This is part of a series, written by Jim Zeender, devoted to letters written by the Founding Fathers in their own words and often in their own hand. Jim is a senior registrar in Exhibits.
The leadership of John Adams in the independence movement and the publication of his “Thoughts on Government” in the same year (1776) made him an international figure, although today he is probably less famous than his cousin: patriot, beer brewer, and Boston tea party participant Sam Adams.
Adams was often described as vain or pompous, but the following diary passage from 1779 exemplifies a keen wit and self-deprecation.
When I arrived in France, the French Nation had a great many Questions to settle.
The first was—Whether I was the famous Adams, Le fameux Adams? —Ah, le fameux Adams?—In order to speculate a little upon this Subject, the Pamphlet entituled Common sense, had been printed in the Affaires de L’Angleterre et De L’Amérique, and expressly ascribed to M. Adams the celebrated Member of Congress, le celebre Membre du Congress. . . . When I arrived at Bourdeaux, All that I could say or do, would not convince any Body, but that I was the fameux Adams.—Cette un homme celebre. Votre nom est bien connu ici.—My Answer was—it is another Gentleman, whose Name of Adams you have heard. It is Mr. Samuel Adams,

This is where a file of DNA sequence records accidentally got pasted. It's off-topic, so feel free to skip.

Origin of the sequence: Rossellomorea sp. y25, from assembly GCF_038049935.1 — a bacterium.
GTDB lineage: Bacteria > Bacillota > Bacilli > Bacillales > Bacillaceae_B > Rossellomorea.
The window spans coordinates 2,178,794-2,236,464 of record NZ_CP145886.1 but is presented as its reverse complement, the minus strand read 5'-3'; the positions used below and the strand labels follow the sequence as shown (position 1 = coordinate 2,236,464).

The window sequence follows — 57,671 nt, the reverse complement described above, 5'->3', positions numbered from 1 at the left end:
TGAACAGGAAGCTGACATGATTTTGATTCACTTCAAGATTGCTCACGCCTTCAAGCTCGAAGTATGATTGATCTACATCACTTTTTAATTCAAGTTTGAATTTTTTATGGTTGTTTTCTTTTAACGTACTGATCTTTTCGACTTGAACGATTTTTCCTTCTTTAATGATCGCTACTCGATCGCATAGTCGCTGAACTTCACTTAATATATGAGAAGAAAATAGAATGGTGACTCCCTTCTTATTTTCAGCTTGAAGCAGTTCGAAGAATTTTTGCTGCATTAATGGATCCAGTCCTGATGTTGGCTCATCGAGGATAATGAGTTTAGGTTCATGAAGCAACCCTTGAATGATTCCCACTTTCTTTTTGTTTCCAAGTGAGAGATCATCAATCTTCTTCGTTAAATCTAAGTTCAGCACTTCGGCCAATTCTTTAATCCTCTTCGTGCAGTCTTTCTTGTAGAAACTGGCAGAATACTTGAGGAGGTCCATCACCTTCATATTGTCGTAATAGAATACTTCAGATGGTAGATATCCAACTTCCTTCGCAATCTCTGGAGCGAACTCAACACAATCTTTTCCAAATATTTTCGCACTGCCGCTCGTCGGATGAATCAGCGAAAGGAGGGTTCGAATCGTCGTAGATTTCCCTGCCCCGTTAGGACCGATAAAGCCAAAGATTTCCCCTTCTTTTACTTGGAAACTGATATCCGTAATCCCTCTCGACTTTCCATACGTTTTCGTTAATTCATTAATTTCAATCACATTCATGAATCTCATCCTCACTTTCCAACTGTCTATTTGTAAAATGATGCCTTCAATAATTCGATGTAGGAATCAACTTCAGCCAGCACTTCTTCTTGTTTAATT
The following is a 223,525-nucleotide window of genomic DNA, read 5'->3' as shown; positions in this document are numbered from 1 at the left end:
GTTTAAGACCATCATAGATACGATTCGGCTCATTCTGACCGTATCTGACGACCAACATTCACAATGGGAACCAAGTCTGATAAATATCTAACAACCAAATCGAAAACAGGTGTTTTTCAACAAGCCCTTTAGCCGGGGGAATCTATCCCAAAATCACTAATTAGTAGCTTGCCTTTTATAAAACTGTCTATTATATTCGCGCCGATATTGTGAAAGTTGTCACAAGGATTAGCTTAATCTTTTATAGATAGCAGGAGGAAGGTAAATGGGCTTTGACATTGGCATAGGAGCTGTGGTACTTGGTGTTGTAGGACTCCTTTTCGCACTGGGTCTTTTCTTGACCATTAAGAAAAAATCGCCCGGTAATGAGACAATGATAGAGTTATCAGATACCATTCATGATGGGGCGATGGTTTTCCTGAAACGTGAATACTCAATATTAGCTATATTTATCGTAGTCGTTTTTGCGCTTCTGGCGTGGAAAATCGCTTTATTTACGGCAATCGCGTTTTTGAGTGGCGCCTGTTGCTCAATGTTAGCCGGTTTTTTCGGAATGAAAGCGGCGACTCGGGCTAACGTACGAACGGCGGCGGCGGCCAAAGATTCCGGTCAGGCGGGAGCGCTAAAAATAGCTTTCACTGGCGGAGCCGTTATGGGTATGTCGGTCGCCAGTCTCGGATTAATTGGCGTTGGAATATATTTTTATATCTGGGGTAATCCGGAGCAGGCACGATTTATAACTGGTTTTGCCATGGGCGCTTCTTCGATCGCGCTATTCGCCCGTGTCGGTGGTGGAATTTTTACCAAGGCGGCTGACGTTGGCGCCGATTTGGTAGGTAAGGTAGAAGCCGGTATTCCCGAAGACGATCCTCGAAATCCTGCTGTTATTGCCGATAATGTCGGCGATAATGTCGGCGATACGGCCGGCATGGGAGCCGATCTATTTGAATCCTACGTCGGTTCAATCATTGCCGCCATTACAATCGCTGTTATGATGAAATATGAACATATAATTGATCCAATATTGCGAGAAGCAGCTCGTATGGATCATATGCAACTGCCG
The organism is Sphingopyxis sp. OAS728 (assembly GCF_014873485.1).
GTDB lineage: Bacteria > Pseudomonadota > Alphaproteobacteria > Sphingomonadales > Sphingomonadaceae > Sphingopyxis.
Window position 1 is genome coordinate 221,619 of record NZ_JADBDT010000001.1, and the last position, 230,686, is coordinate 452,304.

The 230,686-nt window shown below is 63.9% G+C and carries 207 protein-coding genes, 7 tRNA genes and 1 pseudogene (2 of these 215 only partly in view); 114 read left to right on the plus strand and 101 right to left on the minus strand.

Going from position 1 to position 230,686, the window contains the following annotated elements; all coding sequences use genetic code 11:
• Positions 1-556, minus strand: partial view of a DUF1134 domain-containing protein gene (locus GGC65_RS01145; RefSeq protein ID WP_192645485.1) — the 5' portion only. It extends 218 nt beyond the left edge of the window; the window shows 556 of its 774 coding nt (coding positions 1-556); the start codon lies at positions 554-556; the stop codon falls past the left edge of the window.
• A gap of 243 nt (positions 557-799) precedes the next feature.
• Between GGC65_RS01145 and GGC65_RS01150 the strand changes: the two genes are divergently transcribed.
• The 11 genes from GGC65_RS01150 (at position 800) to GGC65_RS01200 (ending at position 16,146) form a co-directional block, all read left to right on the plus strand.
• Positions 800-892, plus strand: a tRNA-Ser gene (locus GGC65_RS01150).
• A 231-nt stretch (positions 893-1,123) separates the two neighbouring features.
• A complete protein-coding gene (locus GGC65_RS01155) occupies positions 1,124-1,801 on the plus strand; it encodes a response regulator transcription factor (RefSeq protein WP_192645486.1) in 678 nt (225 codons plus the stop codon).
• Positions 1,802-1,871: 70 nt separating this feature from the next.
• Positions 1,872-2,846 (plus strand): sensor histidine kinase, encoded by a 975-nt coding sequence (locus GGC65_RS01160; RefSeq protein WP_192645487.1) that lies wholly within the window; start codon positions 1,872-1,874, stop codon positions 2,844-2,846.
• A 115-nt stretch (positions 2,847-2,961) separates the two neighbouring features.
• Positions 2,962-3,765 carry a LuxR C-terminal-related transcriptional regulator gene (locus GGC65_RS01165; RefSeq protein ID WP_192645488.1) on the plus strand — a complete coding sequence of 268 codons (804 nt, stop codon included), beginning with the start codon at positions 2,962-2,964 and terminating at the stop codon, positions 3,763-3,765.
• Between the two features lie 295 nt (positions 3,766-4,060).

Posted by Hilary on June 27, 2012, under - Presidents, Letters in the National Archives.
Tags: Founding Fathers, france, Franklin, Jim Zeender, John adams, Revolution, Sam Adams, Vergennes